What more can be said about the University of Connecticut’s magnificent run through the annual NCAA basketball championship series of the 21st century? Since the year 2000, the men’s and women’s teams have combined to win a total of ten national championships in fifteen years.
Many commentators have noted that UConn has sustained its track record of success in spite of the challenges of attracting star athletes to its isolated main campus in rural northeastern Connecticut. Even Hartford, the closest city, is approximately thirty miles away from the campus in the so-called “Quiet Corner” of the Nutmeg State.
But Malcolm Gladwell, the author of Outliers and David and Goliath, may have been on to something when he hypothesized that success is often a function of one’s environment, and that so-called “underdogs” can gain tremendous advantages from their disadvantages. It is indeed possible that UConn’s very geographic isolation eliminates the distractions that can interfere with the development of athletic teams.
This phenomenon often emerges in the business world as well. Skype, for instance, emerged from the hinterlands of Estonia to become the world’s leading web based communication system. And second tier cities like Kansas City, Missouri and Provo, Utah are developing into world class technology hubs with the support of Google’s contribution of fiber networks.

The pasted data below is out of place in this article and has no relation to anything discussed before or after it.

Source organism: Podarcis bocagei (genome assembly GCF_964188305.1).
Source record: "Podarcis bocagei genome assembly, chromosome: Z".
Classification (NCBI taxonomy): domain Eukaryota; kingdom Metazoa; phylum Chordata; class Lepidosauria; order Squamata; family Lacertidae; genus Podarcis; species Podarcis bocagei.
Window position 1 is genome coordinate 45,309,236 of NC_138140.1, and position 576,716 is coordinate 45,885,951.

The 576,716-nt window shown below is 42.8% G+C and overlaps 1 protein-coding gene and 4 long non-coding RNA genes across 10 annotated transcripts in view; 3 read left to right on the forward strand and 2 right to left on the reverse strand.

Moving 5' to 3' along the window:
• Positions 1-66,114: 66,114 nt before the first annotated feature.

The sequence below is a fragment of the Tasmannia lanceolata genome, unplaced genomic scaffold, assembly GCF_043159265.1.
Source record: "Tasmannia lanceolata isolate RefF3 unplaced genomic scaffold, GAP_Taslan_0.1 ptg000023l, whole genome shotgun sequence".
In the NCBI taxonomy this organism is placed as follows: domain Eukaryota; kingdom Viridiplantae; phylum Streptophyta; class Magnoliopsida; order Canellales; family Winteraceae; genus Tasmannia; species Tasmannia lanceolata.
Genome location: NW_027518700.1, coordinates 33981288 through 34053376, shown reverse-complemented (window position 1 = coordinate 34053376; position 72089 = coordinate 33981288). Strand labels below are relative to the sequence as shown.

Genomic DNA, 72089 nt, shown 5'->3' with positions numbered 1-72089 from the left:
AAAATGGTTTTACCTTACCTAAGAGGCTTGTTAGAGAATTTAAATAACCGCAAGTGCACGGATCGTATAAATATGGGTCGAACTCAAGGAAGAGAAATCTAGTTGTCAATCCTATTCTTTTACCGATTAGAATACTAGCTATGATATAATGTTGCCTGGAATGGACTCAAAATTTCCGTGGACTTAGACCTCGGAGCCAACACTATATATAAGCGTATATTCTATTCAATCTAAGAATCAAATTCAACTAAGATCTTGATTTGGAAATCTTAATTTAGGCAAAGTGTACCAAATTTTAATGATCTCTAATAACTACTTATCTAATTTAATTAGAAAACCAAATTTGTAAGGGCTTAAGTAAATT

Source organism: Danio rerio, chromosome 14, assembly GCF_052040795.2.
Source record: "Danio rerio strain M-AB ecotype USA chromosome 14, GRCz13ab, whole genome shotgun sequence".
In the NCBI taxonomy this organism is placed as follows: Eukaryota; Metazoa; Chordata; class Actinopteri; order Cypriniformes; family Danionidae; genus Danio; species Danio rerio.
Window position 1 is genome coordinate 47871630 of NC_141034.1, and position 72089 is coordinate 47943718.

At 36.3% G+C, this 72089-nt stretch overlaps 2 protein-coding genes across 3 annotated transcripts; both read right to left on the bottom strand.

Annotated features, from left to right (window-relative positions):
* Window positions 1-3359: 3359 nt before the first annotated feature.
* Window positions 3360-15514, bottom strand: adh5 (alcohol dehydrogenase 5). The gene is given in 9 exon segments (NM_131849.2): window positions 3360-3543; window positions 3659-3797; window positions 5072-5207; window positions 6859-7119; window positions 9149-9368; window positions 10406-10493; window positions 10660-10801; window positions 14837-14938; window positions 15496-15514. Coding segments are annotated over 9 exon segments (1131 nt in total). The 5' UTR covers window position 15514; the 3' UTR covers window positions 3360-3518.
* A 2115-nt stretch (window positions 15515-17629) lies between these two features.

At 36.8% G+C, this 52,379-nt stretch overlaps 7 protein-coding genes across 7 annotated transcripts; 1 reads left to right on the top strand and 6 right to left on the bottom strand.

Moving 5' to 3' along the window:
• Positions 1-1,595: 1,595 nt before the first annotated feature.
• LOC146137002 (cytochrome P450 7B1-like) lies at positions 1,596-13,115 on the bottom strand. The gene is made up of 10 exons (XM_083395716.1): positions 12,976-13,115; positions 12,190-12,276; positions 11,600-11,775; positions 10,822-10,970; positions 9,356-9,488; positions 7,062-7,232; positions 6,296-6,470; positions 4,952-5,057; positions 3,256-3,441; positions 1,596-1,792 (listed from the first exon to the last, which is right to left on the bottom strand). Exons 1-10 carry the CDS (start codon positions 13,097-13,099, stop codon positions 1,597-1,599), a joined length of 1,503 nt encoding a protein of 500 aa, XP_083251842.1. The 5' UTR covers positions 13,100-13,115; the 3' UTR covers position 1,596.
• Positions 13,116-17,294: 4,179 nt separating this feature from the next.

So it may not come as any surprise that a college basketball dynasty has now emerged from the cow pastures of Storrs, Connecticut. In fact, the very isolation of the campus may be contributing to the development of the championship teams.
If you were Susan Herbst, the President of the University of Connecticut, would you place more emphasis on the growth of UConn’s centrally located urban campuses in Hartford, Stamford, and Waterbury, or on the development of its remote Storrs campus?